On about the fifth scan, I picked up two individuals of interest that met my exilipes criteria. MEALY REDPOLLS were perhaps the most abundant species in the feeding flock but again, applying strict criteria, only 8 were of significant paleness to be identified with certainty. One first-winter redpoll was particularly well-marked and strikingly obvious - lacking hardly any streaking on the sides, with gleaming white undertail-coverts and an extensive and rather bulging white rump. This was an undoubted SCANDINAVIAN ARCTIC REDPOLL.

Once again, this bird had a noticeable bulk, with the white back 'protruding' where the cloaked feathers had gathered at the hindneck. It had a buffish face and an obvious white eye-stripe, with strongly contrasting darker ear-coverts. The white tarsi feathers were thicker, with the rump gleaming white and unstreaked. The chin and throat were dark and contrasting with the white underparts, with prominent white fringing to the flight feathers and an obvious, broad, pure white greater covert bar. The bill was distinctly pinched-in.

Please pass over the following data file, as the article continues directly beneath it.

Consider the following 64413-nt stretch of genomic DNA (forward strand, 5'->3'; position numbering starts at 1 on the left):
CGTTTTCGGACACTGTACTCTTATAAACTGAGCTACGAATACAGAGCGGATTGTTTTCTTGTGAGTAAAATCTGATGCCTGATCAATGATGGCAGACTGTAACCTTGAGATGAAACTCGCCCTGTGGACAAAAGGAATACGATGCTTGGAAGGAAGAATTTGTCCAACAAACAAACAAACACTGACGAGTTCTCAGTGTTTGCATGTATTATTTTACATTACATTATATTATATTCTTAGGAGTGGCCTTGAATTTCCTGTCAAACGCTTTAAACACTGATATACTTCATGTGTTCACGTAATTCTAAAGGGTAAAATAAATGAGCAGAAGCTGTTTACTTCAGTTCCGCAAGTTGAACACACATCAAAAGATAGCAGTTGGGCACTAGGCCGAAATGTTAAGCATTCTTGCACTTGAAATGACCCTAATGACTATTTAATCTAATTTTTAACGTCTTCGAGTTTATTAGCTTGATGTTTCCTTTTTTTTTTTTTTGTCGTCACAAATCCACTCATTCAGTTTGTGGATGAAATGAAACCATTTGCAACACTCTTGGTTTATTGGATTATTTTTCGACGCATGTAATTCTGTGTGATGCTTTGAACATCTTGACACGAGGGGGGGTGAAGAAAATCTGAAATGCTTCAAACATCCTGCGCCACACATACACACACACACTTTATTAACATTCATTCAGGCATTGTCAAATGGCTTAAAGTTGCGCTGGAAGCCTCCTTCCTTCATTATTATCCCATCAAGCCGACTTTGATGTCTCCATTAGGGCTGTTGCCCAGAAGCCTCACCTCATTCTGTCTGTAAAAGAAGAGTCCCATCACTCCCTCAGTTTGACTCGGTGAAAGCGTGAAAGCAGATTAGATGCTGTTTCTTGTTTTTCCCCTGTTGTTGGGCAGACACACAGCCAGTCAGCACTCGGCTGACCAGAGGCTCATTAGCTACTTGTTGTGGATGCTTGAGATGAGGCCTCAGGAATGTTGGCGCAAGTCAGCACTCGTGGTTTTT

A second individual was very similar but had far more streaks along the sides and flanks, a much narrower crimson poll and a longer bill. It had a hint of pale pink on the breast and was less white in the wing. It was a borderline bird but well within the variation shown by some photographed exilipes in Sweden and Norway (a few of which I have placed on my Bedfordshire Birding blog).

The entire flock flew off strongly towards Biggleswade Common at 1515 hours after being spooked by a Sparrowhawk.


After taking advice from Steve Blain, I did a tour of the Southill area in search of partridges. In addition to the numerous Rook, Carrion Crow, Jackdaw and Common Magpies I encountered, the Greylag Goose flock was located north of the village at TL 158 423. In amongst them were still the two PINK-FOOTED GEESE - the adult and first-winter - both feeding together.

A covey of 4 Red-legged Partridges was just east of the Stanford turning at TL 158 418 whilst respective coveys of 3 and 8 GREY PARTRIDGES was located east of the village at TL 161 427 and TL 162 422 - the latter very welcome indeed.